In order to maintain an international reputation as a home for innovation and also to keep its place at the forefront of technological progress, the US needs to embrace fibre optic solutions and technologies. As can be seen in Crawford’s many examples, other nations are already outstripping the US in terms of services offered, relatively low costs and the strength and speed of communications technology and access. Fibre optic technologies will reinforce and improve not just the economy in the long run; it will also positively affect public health, national education at various levels, relative inequality and community access to resources.
Collaboration between schools and universities is possible with fibre connections, allowing students at one end of the country to manipulate laboratory equipment on the other side of the country in real time (97). Rural communities that would otherwise be unable to access educational opportunities can ‘beam in’, as it were, especially given the possibilities presented by VR/AR technologies. Healthcare-in-the-home services can offer the elderly, the chronically ill and their families some peace of mind knowing that at the touch of a button, a high-quality audiovisual feed can be made between a patient and their healthcare professional without ever leaving the house (121). Fibre connectivity can introduce new educational and development opportunities in low-income neighbourhoods, allowing communities in these areas access to the sort of services that higher-income communities take for granted (136). In terms of security, there is a necessity for high speed, secure communications that do not have to operate within the bandwidth limits of today. Thus, maintaining current communications technologies rather than investing in fibre will be a significant hindrance to the future of the United States and its citizens.
As we can see, however, there are significant incentives for corporations in the US, particularly cable and telephone monopolies, not to develop fibre further, or at least not right now. Without a move for federal policy, which is itself inhibited by the interests of these corporations and monopolies, it is increasingly unlikely that fibre will get the sort of traction in the United States that it has gained elsewhere. The US will therefore continue to lag behind the more technologically enhanced (and, perhaps, technologically dependent) nations, such as South Korea.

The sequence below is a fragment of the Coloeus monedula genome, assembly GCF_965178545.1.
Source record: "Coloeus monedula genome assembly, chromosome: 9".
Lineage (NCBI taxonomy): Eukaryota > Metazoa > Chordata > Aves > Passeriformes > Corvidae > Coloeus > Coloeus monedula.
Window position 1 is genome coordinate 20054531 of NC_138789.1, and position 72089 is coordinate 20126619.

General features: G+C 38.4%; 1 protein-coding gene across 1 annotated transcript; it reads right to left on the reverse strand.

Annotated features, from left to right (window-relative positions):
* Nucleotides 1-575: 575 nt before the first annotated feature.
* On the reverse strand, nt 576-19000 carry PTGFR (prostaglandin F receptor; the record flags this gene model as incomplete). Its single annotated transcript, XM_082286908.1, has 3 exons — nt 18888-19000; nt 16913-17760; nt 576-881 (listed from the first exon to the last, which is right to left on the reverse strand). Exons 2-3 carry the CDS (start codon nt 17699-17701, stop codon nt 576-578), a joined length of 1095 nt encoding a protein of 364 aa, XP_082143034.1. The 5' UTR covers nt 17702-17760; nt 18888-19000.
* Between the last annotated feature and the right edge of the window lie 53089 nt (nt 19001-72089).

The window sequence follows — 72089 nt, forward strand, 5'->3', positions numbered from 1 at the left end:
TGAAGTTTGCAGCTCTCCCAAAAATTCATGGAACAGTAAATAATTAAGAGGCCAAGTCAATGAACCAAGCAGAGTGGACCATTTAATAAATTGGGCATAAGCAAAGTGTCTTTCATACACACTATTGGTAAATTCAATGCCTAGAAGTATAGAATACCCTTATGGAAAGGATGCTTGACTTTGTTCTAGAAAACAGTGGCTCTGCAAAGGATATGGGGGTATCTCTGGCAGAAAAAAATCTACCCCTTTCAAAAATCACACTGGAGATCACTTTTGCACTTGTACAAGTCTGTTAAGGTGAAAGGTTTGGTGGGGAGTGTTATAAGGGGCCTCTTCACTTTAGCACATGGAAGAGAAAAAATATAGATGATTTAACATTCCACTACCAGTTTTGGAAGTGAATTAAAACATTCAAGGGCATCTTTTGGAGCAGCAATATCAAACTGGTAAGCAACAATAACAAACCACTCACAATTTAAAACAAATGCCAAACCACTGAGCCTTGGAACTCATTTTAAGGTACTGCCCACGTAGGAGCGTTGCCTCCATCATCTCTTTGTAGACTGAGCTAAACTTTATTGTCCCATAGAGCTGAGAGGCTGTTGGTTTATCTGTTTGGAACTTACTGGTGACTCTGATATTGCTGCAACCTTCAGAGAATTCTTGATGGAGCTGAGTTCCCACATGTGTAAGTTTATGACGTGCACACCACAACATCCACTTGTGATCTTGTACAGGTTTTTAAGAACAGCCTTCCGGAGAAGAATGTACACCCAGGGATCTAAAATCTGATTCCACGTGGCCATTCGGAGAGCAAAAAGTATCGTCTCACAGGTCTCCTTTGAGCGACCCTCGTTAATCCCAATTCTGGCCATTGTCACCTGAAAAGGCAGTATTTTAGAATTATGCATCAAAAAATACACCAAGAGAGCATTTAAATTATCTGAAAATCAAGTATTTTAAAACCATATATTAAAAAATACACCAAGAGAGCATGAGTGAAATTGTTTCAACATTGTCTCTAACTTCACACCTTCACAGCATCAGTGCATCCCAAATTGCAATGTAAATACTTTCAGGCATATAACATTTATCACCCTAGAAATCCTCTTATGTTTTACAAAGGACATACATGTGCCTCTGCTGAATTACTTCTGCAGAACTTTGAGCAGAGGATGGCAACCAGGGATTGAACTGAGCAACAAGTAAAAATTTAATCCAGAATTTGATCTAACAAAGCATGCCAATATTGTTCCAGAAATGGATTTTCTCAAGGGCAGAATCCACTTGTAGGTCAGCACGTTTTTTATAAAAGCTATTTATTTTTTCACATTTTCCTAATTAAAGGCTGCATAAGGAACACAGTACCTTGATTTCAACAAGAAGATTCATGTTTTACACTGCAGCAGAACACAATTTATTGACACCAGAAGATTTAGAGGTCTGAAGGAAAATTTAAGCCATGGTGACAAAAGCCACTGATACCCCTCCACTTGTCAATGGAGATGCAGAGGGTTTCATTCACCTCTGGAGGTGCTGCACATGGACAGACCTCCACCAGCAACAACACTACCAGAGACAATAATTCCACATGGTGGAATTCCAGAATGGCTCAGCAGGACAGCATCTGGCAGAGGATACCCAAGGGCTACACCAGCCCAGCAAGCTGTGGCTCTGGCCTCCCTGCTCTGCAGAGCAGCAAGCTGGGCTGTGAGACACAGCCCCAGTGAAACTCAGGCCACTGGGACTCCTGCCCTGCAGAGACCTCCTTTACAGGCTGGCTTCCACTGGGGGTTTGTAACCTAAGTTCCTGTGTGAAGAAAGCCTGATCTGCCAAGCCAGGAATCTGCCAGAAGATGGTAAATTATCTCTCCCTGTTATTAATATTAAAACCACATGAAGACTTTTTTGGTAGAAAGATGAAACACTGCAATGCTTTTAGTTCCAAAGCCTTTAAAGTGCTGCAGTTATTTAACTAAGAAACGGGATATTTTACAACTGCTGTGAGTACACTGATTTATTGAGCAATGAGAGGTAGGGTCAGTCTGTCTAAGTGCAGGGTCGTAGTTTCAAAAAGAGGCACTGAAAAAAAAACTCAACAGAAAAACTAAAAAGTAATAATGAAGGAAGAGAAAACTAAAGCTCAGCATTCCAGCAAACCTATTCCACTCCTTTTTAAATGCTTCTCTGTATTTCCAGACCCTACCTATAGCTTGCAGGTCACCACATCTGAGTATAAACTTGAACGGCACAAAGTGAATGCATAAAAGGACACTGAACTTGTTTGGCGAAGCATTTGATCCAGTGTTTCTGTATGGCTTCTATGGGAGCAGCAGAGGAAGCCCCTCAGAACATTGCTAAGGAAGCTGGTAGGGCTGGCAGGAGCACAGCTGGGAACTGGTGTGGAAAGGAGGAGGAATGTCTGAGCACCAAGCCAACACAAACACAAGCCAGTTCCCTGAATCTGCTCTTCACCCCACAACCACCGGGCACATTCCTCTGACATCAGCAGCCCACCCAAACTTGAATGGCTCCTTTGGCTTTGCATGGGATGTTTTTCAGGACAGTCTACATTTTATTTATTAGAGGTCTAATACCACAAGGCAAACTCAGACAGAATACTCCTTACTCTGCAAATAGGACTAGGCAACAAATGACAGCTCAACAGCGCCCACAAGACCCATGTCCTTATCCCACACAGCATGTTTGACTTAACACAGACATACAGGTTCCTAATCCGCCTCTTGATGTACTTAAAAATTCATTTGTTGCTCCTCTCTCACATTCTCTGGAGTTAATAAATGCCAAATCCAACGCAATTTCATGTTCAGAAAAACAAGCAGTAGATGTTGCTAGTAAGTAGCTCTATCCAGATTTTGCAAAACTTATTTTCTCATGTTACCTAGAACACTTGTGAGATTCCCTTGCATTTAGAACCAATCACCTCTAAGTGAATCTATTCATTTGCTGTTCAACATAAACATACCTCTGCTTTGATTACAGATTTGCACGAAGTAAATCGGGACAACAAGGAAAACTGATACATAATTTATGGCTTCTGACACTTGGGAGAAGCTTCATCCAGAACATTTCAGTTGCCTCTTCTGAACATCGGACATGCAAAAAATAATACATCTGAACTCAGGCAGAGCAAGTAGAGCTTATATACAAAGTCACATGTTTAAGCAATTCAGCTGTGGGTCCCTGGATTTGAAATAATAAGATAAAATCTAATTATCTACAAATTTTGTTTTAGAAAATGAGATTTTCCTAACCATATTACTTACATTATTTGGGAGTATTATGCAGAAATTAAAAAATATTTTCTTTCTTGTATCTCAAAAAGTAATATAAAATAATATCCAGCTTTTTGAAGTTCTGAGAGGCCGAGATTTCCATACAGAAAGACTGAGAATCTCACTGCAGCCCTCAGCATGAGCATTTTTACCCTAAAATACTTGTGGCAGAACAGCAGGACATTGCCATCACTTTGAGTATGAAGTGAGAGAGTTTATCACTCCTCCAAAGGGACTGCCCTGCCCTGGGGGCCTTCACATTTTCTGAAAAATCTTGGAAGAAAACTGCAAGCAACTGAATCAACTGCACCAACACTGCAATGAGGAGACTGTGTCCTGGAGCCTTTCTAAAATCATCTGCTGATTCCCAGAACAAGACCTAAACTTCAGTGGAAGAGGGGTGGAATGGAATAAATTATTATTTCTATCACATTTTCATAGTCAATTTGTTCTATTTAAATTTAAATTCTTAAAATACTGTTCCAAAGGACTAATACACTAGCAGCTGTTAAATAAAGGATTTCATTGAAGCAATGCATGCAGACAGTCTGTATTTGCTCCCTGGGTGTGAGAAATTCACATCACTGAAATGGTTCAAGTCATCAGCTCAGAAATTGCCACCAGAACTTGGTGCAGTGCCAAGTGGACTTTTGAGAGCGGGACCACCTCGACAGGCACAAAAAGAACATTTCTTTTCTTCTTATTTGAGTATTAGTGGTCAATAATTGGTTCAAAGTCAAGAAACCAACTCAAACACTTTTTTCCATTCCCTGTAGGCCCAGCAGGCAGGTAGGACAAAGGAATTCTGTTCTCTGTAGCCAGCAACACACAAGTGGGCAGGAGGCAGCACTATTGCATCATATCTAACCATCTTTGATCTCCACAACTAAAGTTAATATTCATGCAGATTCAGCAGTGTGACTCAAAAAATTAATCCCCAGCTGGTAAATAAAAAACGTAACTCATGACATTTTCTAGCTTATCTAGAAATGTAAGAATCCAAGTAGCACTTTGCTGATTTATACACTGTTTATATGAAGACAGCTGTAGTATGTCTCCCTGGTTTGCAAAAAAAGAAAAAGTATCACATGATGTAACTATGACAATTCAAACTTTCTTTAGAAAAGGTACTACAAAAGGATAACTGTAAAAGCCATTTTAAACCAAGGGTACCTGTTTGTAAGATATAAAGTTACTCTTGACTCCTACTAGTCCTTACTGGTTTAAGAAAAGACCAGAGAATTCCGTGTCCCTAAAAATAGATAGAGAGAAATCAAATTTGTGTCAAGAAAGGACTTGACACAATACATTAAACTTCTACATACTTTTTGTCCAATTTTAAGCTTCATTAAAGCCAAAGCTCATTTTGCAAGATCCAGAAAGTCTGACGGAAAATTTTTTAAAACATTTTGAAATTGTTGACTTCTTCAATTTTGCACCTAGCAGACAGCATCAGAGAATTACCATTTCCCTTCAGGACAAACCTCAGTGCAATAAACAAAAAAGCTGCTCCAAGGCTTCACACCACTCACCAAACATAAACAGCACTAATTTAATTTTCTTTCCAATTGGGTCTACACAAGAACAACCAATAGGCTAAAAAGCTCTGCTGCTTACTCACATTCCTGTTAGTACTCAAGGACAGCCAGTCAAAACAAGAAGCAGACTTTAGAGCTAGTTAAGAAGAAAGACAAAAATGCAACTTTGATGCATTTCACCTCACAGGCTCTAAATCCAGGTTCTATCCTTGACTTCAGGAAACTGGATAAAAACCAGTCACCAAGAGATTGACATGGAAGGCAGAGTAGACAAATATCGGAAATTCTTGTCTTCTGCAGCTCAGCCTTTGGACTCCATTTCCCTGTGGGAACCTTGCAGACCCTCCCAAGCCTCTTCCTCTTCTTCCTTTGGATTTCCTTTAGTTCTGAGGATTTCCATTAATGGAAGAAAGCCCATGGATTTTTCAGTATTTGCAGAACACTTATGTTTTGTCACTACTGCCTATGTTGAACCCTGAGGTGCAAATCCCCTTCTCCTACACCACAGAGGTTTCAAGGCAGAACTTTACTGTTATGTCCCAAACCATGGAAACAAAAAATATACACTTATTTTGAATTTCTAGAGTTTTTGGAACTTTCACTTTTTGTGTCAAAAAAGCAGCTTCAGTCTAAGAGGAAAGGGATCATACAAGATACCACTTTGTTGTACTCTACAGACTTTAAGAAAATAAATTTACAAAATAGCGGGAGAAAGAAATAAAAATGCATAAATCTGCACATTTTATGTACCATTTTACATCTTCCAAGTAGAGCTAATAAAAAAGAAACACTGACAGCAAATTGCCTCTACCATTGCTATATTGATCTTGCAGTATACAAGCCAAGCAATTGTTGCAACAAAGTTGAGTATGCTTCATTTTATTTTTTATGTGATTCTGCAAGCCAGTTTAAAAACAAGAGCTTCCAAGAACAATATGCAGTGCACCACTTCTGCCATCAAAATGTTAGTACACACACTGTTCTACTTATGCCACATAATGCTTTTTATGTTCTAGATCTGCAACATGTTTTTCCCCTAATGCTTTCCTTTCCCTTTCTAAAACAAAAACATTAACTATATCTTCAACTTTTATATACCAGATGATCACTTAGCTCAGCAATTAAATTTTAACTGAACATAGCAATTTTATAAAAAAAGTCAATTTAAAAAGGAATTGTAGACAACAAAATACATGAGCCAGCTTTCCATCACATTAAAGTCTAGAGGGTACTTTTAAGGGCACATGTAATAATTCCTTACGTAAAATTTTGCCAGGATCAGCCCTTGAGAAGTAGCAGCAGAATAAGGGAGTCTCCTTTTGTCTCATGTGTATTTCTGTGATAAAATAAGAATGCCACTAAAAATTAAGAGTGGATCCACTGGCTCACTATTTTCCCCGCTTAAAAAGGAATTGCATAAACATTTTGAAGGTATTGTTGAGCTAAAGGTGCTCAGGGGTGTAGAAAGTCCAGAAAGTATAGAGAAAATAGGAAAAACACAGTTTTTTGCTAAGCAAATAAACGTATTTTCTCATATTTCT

While the US is a very good case study for the ongoing battle between corporate interest and public policy, it is by no means the only country within which these contestations are taking place. It is, perhaps, the most widely publicised case due to the sheer global reach of American mega corporations, but the fact remains that many of the points that Crawford makes in her examination of the (lack of) uptake of fibre in the US due to corporate stakes can be applied elsewhere. The politicisation of corporate interests and the value of these when determining public policy is an area that deserves further analysis and development, and Crawford adds to that body of work quite nicely with this text.
I can genuinely say that I would recommend Fiber to any number of people with an interest in the development of fibre optic technologies, particularly in relation to the United States. And while this book is US-focused, many of the lessons that Crawford communicates through her stories and easy-to-follow writing style can be applied in nonpolitical contexts. Crawford’s description of the technological innovations and application of fibre optic research and development is generally useful as well as being politically explanatory. The material is obviously meticulously researched as well as being very well-written according to a logical narrative structure (something I cannot say about every book I read in the technology and security fields). I thoroughly enjoyed this volume from start to finish and recommend it as an excellent addition to any bookshelf.
Courteney J. O’Connor is a PhD candidate with the National Security College of The Australian National University. Her research considers the securitisation of cyberspace and the development of cyber counterintelligence policy and practice.
Note: This review gives the views of the author, and not the position of the LSE Review of Books blog, or of the London School of Economics.